This was one of my dad’s most common sayings, although Google let me know it isn’t original to him. (My favorite thing found while Googling the phrase: a moving company in Kiev who used it as an actual slogan in a darkly humorous way). Over the past month we have been moving, and it’s been hard enough to find my hairbrush, let alone to blog.
Moving makes you think about your relationship to the physical objects in your life. Do I need this book now that I have it on Kindle? Well, so-and-so gave me the physical copy twenty-three years ago while we were walking in the park and now I haven’t heard from so-and-so in years and it’s a sweet memory, so yes. If I am surviving just fine living out of a suitcase with three changes of clothes, what the heck am I unpacking all these boxes for? I guess I don’t want to have three changes of clothes for the next twenty years, maybe? Should I become a monk or a nun? It would cut down on having to make a lot of choices. This is the first time I’ve moved when I seriously started considering that as a career option, if I could bring my husband along. Why do we all even do this to ourselves? Why do objects mean things to us? Why do we desire comfort?If, like me, you are someone who depends very heavily for your sanity on having things stay where you put them, like the Entwives, moving will test that sanity. Every step of progress through your to-do list is won at overwhelming psychological, and sometimes physical, cost. This task requires the computer charger. Where are the letter openers? We have cereal, but where did I put the spoons?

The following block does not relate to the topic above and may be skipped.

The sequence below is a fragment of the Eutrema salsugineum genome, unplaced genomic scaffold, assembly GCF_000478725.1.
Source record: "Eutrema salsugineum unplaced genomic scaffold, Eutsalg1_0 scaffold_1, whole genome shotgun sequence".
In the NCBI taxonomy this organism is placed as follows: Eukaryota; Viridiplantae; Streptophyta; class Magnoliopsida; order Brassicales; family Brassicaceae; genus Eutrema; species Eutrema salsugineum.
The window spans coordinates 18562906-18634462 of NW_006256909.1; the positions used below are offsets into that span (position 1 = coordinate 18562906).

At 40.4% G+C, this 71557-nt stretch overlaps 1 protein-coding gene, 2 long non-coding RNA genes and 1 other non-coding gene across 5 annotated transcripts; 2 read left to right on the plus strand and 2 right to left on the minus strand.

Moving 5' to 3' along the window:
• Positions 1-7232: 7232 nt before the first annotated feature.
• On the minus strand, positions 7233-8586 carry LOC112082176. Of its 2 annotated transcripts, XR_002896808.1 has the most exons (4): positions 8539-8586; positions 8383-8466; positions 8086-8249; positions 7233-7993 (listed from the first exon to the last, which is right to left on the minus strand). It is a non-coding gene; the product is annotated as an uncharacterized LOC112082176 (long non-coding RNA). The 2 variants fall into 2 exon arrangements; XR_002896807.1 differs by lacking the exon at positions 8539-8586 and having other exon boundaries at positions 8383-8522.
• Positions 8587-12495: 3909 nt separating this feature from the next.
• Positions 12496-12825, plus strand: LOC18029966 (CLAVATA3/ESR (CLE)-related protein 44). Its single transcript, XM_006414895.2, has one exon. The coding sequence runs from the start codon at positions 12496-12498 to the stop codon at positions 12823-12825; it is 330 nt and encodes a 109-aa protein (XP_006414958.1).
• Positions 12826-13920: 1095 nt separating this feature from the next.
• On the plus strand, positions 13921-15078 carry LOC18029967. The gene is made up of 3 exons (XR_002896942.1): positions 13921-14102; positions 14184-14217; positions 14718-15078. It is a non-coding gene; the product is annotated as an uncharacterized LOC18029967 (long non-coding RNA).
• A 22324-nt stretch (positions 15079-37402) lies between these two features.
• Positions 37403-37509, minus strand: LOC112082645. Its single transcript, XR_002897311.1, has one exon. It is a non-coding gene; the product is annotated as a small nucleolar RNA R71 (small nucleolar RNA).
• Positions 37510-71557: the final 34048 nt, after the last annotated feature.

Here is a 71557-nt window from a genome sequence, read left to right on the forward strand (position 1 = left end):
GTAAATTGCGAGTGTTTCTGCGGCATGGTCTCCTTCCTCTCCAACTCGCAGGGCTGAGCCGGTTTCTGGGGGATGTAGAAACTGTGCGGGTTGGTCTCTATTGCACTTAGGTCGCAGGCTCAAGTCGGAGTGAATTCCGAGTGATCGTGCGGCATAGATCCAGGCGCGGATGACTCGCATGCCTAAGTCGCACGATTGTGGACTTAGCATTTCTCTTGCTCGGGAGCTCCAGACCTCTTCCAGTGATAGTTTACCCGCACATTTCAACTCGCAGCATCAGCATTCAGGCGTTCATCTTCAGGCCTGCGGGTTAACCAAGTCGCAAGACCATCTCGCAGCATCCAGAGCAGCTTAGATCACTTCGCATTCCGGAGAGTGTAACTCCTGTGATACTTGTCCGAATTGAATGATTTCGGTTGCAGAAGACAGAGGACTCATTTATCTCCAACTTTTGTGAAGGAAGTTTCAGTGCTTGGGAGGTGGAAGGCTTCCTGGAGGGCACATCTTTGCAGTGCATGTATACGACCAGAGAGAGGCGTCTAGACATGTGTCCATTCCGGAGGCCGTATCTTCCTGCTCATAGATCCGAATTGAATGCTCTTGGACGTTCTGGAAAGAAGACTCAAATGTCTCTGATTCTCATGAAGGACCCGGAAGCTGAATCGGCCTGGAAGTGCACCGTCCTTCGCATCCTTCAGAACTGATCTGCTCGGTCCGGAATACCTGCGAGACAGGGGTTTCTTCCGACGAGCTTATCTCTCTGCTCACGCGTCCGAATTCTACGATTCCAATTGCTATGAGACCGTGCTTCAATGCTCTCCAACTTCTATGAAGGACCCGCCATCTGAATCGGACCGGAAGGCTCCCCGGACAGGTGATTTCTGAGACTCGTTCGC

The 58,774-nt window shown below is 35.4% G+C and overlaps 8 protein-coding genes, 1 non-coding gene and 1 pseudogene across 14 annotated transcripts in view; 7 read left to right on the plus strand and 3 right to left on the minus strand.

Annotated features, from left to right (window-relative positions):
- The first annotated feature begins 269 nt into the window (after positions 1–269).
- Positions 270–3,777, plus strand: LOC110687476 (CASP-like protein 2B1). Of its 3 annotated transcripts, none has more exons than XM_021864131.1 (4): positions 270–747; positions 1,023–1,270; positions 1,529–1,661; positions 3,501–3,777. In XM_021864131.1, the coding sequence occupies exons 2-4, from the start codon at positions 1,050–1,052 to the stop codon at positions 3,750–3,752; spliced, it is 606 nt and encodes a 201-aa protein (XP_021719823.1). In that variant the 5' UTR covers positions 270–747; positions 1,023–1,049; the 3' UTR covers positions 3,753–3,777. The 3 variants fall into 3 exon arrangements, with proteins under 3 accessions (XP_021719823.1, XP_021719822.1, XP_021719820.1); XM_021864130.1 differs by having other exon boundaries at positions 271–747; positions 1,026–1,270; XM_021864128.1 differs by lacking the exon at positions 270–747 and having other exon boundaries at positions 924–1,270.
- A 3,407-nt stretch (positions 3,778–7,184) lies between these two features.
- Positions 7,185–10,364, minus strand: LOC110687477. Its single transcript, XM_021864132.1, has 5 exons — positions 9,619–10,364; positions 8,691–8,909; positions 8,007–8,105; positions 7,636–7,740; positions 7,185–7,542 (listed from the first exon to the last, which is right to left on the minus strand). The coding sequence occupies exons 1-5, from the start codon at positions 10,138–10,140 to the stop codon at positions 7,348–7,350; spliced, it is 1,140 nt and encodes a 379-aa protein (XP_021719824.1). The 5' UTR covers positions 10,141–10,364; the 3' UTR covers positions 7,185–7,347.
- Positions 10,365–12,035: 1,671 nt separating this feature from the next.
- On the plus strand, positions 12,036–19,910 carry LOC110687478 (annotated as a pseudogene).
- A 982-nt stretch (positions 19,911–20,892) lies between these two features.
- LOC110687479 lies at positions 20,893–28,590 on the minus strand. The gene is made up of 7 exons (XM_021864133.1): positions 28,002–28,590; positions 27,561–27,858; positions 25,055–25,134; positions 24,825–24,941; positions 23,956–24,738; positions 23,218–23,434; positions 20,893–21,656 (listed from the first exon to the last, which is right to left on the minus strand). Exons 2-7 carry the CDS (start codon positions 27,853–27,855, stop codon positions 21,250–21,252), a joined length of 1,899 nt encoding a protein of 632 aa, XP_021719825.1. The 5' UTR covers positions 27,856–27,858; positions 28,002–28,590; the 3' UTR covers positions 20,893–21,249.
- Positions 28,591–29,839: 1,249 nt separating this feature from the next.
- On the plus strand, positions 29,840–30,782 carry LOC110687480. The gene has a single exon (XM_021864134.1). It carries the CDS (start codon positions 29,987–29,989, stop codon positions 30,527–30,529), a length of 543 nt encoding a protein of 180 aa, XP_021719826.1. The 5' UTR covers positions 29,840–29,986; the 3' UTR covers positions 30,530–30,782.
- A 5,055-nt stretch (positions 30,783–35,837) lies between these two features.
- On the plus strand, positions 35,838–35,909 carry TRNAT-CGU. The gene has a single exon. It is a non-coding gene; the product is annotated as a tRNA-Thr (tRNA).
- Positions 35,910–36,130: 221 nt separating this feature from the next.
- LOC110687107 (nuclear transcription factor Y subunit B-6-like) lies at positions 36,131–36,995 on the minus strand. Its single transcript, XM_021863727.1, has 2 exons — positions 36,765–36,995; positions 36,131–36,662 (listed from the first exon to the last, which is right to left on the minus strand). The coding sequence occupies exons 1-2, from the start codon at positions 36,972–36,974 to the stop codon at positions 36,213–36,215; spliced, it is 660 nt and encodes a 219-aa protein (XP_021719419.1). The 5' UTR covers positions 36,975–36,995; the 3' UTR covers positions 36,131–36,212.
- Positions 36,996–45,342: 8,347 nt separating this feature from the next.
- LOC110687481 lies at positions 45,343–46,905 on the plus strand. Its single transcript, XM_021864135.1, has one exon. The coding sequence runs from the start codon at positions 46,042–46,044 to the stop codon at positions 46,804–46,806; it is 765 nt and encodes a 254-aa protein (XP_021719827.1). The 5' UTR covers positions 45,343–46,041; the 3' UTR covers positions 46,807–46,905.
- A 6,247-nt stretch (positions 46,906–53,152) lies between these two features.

Anyway, I’ve found the computer (and the charger), and the Internet, and the spoons, and the letter openers, and I’m back.
I can’t get Dad back, though.